An actor walks across the stage. The audience laughs. The actor juggles, does a back flip, settles down, and falls asleep. A writer enters, typing frantically on a wireless keyboard. The audience says: “Ooooo…”
A director enters with a nurse, a jockey, a dead man, three priests, and nine brothers named Karaoke. They are followed by a hungry tiger.
The Karaokes spin plates around the sleeping actor. He wakes up, screams, and is eaten by the tiger.
A critic enters and proclaims the director immortal.
An artistic director enters and throws a net over the director. They fight until they are bloodied. They kill one another.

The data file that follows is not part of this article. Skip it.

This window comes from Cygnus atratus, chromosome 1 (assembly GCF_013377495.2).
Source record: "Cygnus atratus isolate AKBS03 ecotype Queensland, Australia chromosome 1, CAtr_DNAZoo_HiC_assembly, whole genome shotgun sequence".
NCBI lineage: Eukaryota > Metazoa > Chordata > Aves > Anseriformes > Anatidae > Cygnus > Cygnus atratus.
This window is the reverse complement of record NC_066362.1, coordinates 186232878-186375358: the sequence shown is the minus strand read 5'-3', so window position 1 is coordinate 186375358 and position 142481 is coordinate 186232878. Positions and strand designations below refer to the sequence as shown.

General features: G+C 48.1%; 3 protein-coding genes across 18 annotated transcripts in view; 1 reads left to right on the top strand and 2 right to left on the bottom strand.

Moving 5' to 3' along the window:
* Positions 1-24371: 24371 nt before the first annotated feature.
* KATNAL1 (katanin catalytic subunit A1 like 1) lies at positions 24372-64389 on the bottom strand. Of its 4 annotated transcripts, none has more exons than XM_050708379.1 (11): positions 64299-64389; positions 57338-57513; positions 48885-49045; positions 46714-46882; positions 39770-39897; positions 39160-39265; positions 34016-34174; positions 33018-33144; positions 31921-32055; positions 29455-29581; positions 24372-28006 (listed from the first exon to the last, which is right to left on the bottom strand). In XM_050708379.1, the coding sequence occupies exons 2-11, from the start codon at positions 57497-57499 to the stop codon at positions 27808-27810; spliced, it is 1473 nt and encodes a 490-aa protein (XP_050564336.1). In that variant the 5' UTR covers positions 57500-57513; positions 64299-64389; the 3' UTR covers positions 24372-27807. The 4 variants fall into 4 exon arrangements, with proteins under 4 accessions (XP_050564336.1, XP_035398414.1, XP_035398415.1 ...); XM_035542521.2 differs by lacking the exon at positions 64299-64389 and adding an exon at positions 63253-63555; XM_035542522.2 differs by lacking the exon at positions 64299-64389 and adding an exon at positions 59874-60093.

The writer throws away his keyboard and scribbles in his diary.
A literary manager examines the bodies on stage and files them in a Mammoth Book of Dead Things.
The literary manager, nurse, jockey, priests, Karaoke brothers, critic and tiger all die. The audience dies.
The writer announces to no one that he will no longer write.
Flies fill the stage. They eat all the rotten flesh. They lay eggs. The stage reeks and vibrates with their tiny music.
The writer sails to the only island on earth inhabited by non-theatrical flies. The writer heals his wounds with salt water and wallows in what he thinks of as the naïve charm of the blissfully uncultured flies.
Late one night, by the campfire, the flies open the writer’s diary. They read of his past adventures, and decide to put on a show to please him.